Horn, not ok

blow_hornOn a winter morning, during the office hours, about a hundred vehicles stood, honking discreetly at the traffic signal to go green. Soon afterwards, when the signal went green, like shepherds daunting their herds of sheep, the vehicles behind started to honk continuously at the ones in-front. Every vehicle honked indifferently. These were machines and not humans honking at each other. The honking continued while the pedestrians silently suffered. An everyday story of every traffic jam, in every city of India.

Recently a friend of mine, walking on the footpath, was almost run over by a motor-cyclist who had apparently left the road and entered the side-walk to save time (yes his valuable time – the time he spends discussing fashion trends and latest item-numbers). My friend, an idealist he was, refused to step aside and give room for the biker to pass. In response, the biker continuously honked at him, and finally abused and overtook him.

Honking is a relatively small issue, but a great mirror to our mindset. While, I have no personal grudge against people who honk more than needed, I often wonder, what if the car and the bike horns had an additional inward speaker? What if the driver could hear his own honk as loud as the vehicle in-front? Would the streets become a quieter, friendlier and happier place?

It’s unfortunate that our roads are bad, not just because of the pits, but also because of the jerks in them. The noise, the dust, and the pollution makes one feel nauseated. While we can happily blame the government for most of our problems, the loud honking and the noise on roads is something that speaks in volumes about our hypocrisy. It speaks about our lack of apathy. About how inconsiderate we have become towards people who do not matter in our lives. The horn crusaders of Bangalore streets are the same men and women who sit quietly and talk politely in their air conditioned offices and high rise apartments.

Is this what our society has boiled down to? Is this our social justice system? It immediately reminds me of the Delhi gang rape incident which has created great turmoil. While the protesters have the huge faceless government to blame, we often tend to forget that it was we the people of India who killed her. After the incident, apparently, the girl had asked hundreds of passers-bys for help but like idiots people drove and walked past her. It was only after the highway patrol alerted the police that she was rushed to the nearby hospital. The delay of 2 hours, and the indifference and selfishness of several people like you and me killed the girl. I am sure many of the same bystanders, 2 days later, discussed the same issue enthusiastically, over cups of tea (or even participated in the protests). Remember, if we are not a part of the solution, you are a part of the problem.

What kind of social justice is this? Falling back to our rich culture and heritage at home, and becoming extremely inconsiderate towards unknown people on streets. Such hypocrisy. It is high time we understand, that the opposite of love is not hate, it’s indifference. The opposite of art is not ugliness, it’s indifference. The opposite of faith is not heresy, it’s indifference. And the opposite of life is not death, it’s indifference.


2 responses to “Horn, not ok

  1. A nice read Sourav!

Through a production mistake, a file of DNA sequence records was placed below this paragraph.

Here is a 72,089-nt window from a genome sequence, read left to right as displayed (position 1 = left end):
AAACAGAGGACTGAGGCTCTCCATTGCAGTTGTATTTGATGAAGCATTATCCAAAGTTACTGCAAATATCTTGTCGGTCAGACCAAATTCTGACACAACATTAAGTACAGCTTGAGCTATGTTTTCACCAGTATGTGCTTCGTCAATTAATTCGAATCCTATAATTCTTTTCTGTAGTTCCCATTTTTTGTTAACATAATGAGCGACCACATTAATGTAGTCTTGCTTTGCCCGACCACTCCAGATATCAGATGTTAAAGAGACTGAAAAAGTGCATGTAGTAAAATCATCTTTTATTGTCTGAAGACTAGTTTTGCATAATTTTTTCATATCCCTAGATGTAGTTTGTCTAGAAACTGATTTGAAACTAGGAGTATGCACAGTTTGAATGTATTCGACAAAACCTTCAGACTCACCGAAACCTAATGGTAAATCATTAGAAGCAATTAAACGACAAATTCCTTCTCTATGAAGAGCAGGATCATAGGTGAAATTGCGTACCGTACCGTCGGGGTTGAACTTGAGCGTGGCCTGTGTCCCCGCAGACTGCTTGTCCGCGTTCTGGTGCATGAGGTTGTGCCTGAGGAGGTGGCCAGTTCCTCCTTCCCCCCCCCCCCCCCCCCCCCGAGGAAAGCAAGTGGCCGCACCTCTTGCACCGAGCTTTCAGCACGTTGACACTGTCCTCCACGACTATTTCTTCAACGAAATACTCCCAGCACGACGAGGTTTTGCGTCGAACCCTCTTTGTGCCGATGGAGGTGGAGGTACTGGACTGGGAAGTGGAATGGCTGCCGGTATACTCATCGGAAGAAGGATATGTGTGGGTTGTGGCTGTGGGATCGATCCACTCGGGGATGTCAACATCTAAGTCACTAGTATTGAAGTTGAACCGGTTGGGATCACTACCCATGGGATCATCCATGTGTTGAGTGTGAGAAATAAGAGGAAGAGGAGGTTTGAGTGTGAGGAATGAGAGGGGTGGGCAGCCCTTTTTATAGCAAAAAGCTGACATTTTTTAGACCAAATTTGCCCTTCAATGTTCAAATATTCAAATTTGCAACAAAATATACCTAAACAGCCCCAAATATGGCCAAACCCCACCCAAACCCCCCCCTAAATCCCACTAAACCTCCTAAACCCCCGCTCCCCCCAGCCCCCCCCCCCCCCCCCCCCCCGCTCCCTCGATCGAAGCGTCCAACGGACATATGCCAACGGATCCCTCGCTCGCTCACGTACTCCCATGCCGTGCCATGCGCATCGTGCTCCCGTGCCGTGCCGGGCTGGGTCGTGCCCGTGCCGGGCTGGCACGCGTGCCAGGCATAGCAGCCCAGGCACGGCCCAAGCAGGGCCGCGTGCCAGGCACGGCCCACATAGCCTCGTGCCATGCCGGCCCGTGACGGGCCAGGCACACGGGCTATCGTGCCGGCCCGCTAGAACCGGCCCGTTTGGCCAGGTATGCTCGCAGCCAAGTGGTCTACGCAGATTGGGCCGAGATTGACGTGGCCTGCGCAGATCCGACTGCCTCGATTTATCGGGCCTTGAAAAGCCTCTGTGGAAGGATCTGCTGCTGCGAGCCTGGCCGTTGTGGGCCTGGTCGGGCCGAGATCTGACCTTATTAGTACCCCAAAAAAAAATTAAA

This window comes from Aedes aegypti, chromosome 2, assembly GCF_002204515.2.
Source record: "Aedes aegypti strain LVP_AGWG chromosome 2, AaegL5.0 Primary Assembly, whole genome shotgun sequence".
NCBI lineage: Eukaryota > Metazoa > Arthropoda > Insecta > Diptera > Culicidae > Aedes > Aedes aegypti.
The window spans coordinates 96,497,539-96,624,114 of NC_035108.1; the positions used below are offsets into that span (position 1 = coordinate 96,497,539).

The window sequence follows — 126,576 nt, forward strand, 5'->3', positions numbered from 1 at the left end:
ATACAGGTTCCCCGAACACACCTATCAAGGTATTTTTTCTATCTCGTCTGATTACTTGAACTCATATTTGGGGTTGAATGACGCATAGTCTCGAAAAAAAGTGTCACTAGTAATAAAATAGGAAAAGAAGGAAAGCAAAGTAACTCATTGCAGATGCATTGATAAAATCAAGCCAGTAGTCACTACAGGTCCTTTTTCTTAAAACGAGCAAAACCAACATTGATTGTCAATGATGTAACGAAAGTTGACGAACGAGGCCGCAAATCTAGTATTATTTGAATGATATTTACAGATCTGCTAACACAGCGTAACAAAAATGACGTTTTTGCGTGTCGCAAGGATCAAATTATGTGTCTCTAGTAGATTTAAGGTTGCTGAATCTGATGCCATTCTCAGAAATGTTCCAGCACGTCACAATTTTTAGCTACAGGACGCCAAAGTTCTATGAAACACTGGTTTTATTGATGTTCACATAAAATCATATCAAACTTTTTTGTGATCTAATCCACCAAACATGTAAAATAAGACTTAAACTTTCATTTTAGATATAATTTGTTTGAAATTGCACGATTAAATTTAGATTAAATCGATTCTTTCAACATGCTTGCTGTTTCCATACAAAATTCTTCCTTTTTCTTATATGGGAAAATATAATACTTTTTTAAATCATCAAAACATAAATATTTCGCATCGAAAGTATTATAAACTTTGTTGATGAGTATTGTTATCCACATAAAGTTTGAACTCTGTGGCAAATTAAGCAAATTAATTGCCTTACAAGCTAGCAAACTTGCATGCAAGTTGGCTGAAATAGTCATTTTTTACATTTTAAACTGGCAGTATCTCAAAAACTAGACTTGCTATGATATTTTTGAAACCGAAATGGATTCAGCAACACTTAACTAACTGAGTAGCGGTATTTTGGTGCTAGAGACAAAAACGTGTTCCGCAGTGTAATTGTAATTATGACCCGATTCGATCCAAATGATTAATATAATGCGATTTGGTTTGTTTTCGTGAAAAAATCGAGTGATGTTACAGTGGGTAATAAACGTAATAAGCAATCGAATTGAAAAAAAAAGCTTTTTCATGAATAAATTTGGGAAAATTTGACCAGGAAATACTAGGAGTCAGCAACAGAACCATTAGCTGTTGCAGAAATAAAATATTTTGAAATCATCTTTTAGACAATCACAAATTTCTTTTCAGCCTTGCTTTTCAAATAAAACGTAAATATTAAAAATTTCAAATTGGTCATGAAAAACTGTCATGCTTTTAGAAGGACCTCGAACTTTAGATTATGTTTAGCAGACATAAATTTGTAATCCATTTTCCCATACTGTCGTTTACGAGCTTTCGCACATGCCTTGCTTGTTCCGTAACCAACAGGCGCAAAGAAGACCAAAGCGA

It is said that you can know a lot about a person by watching him play a sport in the field. I would add that a lot can be known about a person by watching how he drives on the road.
    Working in a foreign land, I never heard any horn on the street and when i did (may be not more than 3 to 4 times in nearly 2.5 years), it was because there was some danger.
    We had a saying there that kids dont cry, dogs dont bark and people dont honk in this country. One day while working in the office, I heard somebody honk below our office building. I was surprised to see that every body in our room on 5th floor (nearly 8 people) went to window to see what happened. It indeed was a rare event for them.

    I am often told by my friends, why dont I honk? I think, more than often honking doesn’t solve problems, it adds to them.

    With that said, i have at times wondered, why people honk? The one thing I can think of is, it is the result of the accumulated frustration of waiting on long traffic jams day after day, year after year, eating smoke and dirt and finding no solution to the traffic problem that peoples patience give up and they come to a breaking point where almsot mechanically (not even conscious of their action) a person honks to scream; Enough! Give me way!
    Its their subconscious way of venting out frustration and saying, I protest!
    With that said, for the sake of self and others, lets choose silence over noise. We cannot stop the smoke coming out of the front car or bike to enter into our mouth and nose but we can definetly minimise the noise that enters into our ears.

  2. Tara Hutchinson

    “Of course, indifference can be tempting — more than that, seductive. It is so much easier to look away from victims. It is so much easier to avoid such rude interruptions to our work, our dreams, our hopes. It is, after all, awkward, troublesome, to be involved in another person’s pain and despair. Yet, for the person who is indifferent, his or her neighbor are of no consequence. And, therefore, their lives are meaningless. Their hidden or even visible anguish is of no interest. Indifference reduces the other to an abstraction.”… ”The opposite of love is not hate, it’s indifference. The opposite of art is not ugliness, it’s indifference. The opposite of faith is not heresy, it’s indifference. And the opposite of life is not death, it’s indifference.

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